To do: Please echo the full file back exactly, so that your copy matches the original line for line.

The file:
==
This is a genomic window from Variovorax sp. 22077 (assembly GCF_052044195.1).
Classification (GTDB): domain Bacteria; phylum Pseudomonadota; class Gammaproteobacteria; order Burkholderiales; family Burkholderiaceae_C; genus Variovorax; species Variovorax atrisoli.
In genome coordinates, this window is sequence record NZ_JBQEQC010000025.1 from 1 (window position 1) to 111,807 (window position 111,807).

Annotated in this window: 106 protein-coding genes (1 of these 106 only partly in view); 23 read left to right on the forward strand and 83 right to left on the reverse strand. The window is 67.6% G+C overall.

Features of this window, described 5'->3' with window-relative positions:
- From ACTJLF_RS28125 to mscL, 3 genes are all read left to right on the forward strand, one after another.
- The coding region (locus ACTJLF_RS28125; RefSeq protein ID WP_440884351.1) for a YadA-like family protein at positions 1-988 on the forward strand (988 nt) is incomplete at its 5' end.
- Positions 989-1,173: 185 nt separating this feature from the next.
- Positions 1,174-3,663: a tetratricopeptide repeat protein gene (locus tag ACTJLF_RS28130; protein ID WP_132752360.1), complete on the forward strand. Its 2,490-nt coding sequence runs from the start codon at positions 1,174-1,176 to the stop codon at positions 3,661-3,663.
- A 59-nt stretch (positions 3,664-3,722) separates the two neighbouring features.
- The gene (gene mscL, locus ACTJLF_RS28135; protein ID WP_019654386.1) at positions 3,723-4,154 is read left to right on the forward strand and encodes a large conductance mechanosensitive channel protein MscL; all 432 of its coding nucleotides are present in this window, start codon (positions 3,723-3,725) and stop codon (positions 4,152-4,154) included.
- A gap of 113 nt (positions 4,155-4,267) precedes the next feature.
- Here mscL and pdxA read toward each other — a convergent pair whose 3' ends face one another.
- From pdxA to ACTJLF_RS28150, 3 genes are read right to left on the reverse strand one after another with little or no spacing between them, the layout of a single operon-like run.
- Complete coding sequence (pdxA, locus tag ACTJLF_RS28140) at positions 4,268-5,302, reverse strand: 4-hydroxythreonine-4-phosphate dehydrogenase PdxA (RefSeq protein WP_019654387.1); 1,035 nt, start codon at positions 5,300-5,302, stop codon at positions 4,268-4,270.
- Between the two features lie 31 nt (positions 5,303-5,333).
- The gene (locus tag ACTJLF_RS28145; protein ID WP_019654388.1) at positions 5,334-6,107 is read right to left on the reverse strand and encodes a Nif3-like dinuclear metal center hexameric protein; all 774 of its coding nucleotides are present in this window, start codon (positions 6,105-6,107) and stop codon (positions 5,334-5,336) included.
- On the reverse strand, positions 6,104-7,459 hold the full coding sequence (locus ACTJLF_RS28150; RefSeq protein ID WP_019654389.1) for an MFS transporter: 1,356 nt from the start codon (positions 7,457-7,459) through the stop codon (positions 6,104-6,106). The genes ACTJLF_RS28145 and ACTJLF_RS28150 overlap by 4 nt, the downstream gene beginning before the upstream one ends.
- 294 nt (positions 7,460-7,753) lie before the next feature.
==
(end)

This is a genomic window from Variovorax sp. 22077 (assembly GCF_052044195.1).
Classification (GTDB): domain Bacteria; phylum Pseudomonadota; class Gammaproteobacteria; order Burkholderiales; family Burkholderiaceae_C; genus Variovorax; species Variovorax atrisoli.
In genome coordinates, this window is sequence record NZ_JBQEQC010000025.1 from 1 (window position 1) to 111,807 (window position 111,807).

Annotated in this window: 106 protein-coding genes (1 of these 106 only partly in view); 23 read left to right on the forward strand and 83 right to left on the reverse strand. The window is 67.6% G+C overall.

Features of this window, described 5'->3' with window-relative positions:
- From ACTJLF_RS28125 to mscL, 3 genes are all read left to right on the forward strand, one after another.
- The coding region (locus ACTJLF_RS28125; RefSeq protein ID WP_440884351.1) for a YadA-like family protein at positions 1-988 on the forward strand (988 nt) is incomplete at its 5' end.
- Positions 989-1,173: 185 nt separating this feature from the next.
- Positions 1,174-3,663: a tetratricopeptide repeat protein gene (locus tag ACTJLF_RS28130; protein ID WP_132752360.1), complete on the forward strand. Its 2,490-nt coding sequence runs from the start codon at positions 1,174-1,176 to the stop codon at positions 3,661-3,663.
- A 59-nt stretch (positions 3,664-3,722) separates the two neighbouring features.
- The gene (gene mscL, locus ACTJLF_RS28135; protein ID WP_019654386.1) at positions 3,723-4,154 is read left to right on the forward strand and encodes a large conductance mechanosensitive channel protein MscL; all 432 of its coding nucleotides are present in this window, start codon (positions 3,723-3,725) and stop codon (positions 4,152-4,154) included.
- A gap of 113 nt (positions 4,155-4,267) precedes the next feature.
- Here mscL and pdxA read toward each other — a convergent pair whose 3' ends face one another.
- From pdxA to ACTJLF_RS28150, 3 genes are read right to left on the reverse strand one after another with little or no spacing between them, the layout of a single operon-like run.
- Complete coding sequence (pdxA, locus tag ACTJLF_RS28140) at positions 4,268-5,302, reverse strand: 4-hydroxythreonine-4-phosphate dehydrogenase PdxA (RefSeq protein WP_019654387.1); 1,035 nt, start codon at positions 5,300-5,302, stop codon at positions 4,268-4,270.
- Between the two features lie 31 nt (positions 5,303-5,333).
- The gene (locus tag ACTJLF_RS28145; protein ID WP_019654388.1) at positions 5,334-6,107 is read right to left on the reverse strand and encodes a Nif3-like dinuclear metal center hexameric protein; all 774 of its coding nucleotides are present in this window, start codon (positions 6,105-6,107) and stop codon (positions 5,334-5,336) included.
- On the reverse strand, positions 6,104-7,459 hold the full coding sequence (locus ACTJLF_RS28150; RefSeq protein ID WP_019654389.1) for an MFS transporter: 1,356 nt from the start codon (positions 7,457-7,459) through the stop codon (positions 6,104-6,106). The genes ACTJLF_RS28145 and ACTJLF_RS28150 overlap by 4 nt, the downstream gene beginning before the upstream one ends.
- 294 nt (positions 7,460-7,753) lie before the next feature.